1) No matter how sad/scared/tired/sick/upset I feel walking into that hospital, I almost always, without fail, feel BETTER walking out. No, this doesn't mean that they're magic and that they can chant a few words and make my symptoms disappear, but it does mean that they're addressing my feelings, my questions, and my concerns. They listen to me, they offer me an explanation or a treatment or a calming word, and it works. It works because, on a deeper level than just conscious thought, I trust them. And a large part of that trust comes, I believe, from knowing that they honestly want to listen to me and to make me healthy.
2) I know them. This is huge for me, and maybe it's not as big of a deal for other people, but I still think it's worth mentioning. My CF doctor referred me for transplant early. We weren't sure, at the time, exactly how early we were -- meaning that we didn't really know how fast my CF would progress from that point and so had no idea whether we were jumping the gun by a year or 10 years -- but we knew that I wasn't ready to be listed.* As a result, I not only got the testing out of the way while I was still healthy enough to deal with it and not flip my lid (yes, I believe that's the technical term), but I also got some time to get used to this scary "new doctor" presence -- to meet him and to have several appointments to get comfortable before I actually had to commit to something like, you know, getting my lungs removed. Because I personally don't feel that's a great recipe for a first date, but then again maybe that's just me.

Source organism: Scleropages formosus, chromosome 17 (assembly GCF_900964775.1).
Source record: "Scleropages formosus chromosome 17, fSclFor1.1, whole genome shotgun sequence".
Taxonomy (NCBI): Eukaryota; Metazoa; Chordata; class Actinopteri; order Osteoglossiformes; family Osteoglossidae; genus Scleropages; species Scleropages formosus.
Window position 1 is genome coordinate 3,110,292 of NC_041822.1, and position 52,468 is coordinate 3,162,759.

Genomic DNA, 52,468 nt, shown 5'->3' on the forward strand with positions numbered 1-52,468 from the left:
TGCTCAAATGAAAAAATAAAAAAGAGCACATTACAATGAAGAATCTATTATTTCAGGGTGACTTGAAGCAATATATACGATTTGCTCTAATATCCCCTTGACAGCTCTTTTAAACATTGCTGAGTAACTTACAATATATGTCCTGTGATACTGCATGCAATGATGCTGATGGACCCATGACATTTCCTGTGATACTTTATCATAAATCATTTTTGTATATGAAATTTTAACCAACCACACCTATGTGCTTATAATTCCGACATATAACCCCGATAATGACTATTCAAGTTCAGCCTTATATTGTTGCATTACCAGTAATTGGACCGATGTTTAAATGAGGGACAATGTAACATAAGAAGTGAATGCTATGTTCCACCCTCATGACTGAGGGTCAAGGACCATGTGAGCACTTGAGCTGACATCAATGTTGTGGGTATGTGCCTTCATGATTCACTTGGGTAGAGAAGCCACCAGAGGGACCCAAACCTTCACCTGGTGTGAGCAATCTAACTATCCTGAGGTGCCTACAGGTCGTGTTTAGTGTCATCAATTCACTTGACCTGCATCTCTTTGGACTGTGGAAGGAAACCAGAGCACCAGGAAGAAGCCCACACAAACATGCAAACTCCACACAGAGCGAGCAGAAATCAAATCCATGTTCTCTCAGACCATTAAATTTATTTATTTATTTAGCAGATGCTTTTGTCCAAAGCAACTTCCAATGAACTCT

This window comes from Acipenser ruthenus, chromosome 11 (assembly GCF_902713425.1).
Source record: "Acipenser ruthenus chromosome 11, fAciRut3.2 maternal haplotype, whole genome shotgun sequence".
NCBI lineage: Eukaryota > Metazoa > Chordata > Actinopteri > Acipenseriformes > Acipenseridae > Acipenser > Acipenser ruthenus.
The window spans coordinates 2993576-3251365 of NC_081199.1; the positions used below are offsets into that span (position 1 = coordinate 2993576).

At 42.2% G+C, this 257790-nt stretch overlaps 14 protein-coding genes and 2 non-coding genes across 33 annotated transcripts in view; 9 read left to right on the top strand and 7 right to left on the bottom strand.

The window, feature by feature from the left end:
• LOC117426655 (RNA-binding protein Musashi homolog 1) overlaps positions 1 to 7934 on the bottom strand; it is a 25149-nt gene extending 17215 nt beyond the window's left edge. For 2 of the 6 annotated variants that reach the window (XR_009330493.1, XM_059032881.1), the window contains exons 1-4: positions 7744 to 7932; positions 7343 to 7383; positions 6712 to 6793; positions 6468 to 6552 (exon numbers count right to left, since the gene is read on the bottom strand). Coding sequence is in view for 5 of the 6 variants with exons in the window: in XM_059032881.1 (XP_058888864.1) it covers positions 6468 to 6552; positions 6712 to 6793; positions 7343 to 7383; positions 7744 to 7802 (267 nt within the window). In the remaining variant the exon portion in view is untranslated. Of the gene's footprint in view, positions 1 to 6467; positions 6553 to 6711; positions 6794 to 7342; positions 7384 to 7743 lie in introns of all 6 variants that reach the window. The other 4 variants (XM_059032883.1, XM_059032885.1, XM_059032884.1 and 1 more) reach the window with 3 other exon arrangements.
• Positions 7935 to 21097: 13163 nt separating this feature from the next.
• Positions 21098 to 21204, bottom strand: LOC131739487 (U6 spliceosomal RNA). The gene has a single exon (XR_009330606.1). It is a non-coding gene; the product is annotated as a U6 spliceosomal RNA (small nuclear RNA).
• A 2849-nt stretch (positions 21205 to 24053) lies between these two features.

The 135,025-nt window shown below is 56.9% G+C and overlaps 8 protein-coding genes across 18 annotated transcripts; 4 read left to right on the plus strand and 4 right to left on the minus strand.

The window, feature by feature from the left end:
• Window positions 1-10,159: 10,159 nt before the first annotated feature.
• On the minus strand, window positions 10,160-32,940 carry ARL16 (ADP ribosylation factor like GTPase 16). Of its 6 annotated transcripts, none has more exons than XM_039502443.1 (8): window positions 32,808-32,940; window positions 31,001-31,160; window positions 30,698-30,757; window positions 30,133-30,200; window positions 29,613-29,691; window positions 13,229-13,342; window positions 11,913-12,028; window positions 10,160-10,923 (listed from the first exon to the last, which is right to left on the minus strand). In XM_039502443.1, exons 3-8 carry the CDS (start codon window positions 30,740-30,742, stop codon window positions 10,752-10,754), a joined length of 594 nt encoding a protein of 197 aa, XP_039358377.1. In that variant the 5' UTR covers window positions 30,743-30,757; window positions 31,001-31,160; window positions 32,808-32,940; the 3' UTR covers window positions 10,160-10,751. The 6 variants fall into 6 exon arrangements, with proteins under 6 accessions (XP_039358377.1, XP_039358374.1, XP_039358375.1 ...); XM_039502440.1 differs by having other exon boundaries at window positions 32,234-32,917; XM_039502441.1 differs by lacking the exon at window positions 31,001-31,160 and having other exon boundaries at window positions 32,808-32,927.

(*Oh, and by the way, we ended up being almost exactly one year "early" on the lung transplant referral. My first appointment was May 2008, my CF doctor recommended listing in April 2009, and I was actually listed in late August 2009.)
3) I just follow my instincts. Seriously. The first time I walked onto what would later become my college campus, I knew I wanted to go there -- it just felt right. The first time I saw what would later become my puppy I knew I didn't want to keep looking -- this was my little guy. And the first time I walked into my transplant clinic I was pretty well sure that I could work with this group, and that they were going to help me get my new lungs -- it just clicked, for lack of a better word.
Sure, it made a huge difference that my CF doctor had recommended this center, because I trust her 100%. It also didn't hurt that the transplant team had a great national ranking and overall success rate, because what kind of a fool would I be not to care about those numbers at all? But, quite honestly, I had heard some bad things about the program as well, and I always knew it wasn't perfect. In the end, what made the difference for me between success and, well, "rejection" wasn't so much the numbers or the referral or anything I had read online. It was just my sense that this team and I would work well together, and that I would one day be able to type the words "I love my doctors" with complete and utter honesty.
Which, you know, is a really, really good thing. Because when all is said and done, I would go through a million "dry runs" to find the transplant (and the clinic) that works best for me.
- I am a 33-year-old wife, sister, daughter, friend, law school graduate, CFer, lifelong student of public service, blog writer, patient, Sagittarius, reader, Top chef fan, double-lung transplant recipient (twice!), and dog owner living in Colorado's beautiful Mile High City. I love all things colorful, funny, inspiring, or needlessly sarcastic. I share my city with about 2,500,000 other remarkable people, share my disease with 70,000 other beautiful souls, share my life with some unbelievable family and friends, and share my apartment with one very handsome guy and one really fat mutt with a kick-butt personality. We make it work.
About This Blog:
This blog is about me, my life, my sometimes craziness, my disease, and my current journey as a double-lung transplant recipient. It's also a celebration of everyone out there with CF (and other chronic illnesses). It's for you, inspired by you, and dedicated to you -- the community that keeps me writing, living, and breathing.